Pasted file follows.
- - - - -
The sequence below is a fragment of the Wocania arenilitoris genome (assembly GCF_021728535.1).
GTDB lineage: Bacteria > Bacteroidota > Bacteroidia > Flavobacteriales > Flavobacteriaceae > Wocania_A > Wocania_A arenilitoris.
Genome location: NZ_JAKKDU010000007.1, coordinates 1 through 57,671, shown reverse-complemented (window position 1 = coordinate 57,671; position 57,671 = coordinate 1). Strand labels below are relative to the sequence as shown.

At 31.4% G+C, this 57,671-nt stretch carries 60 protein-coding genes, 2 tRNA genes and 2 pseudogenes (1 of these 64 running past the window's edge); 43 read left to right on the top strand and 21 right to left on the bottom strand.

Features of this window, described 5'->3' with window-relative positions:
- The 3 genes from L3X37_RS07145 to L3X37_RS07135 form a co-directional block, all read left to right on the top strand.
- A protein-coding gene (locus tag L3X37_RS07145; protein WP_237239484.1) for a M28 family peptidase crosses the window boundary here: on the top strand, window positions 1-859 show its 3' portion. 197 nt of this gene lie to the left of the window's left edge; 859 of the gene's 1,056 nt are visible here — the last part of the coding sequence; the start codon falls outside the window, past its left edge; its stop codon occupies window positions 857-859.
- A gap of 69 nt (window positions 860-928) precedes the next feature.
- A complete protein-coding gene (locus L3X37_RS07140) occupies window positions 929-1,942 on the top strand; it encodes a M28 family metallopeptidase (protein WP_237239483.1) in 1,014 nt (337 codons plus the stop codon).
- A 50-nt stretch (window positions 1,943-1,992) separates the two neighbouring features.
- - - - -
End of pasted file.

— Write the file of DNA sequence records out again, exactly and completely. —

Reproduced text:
The sequence below is a fragment of the Wocania arenilitoris genome (assembly GCF_021728535.1).
GTDB lineage: Bacteria > Bacteroidota > Bacteroidia > Flavobacteriales > Flavobacteriaceae > Wocania_A > Wocania_A arenilitoris.
Genome location: NZ_JAKKDU010000007.1, coordinates 1 through 57,671, shown reverse-complemented (window position 1 = coordinate 57,671; position 57,671 = coordinate 1). Strand labels below are relative to the sequence as shown.

At 31.4% G+C, this 57,671-nt stretch carries 60 protein-coding genes, 2 tRNA genes and 2 pseudogenes (1 of these 64 running past the window's edge); 43 read left to right on the top strand and 21 right to left on the bottom strand.

Features of this window, described 5'->3' with window-relative positions:
- The 3 genes from L3X37_RS07145 to L3X37_RS07135 form a co-directional block, all read left to right on the top strand.
- A protein-coding gene (locus tag L3X37_RS07145; protein WP_237239484.1) for a M28 family peptidase crosses the window boundary here: on the top strand, window positions 1-859 show its 3' portion. 197 nt of this gene lie to the left of the window's left edge; 859 of the gene's 1,056 nt are visible here — the last part of the coding sequence; the start codon falls outside the window, past its left edge; its stop codon occupies window positions 857-859.
- A gap of 69 nt (window positions 860-928) precedes the next feature.
- A complete protein-coding gene (locus L3X37_RS07140) occupies window positions 929-1,942 on the top strand; it encodes a M28 family metallopeptidase (protein WP_237239483.1) in 1,014 nt (337 codons plus the stop codon).
- A 50-nt stretch (window positions 1,943-1,992) separates the two neighbouring features.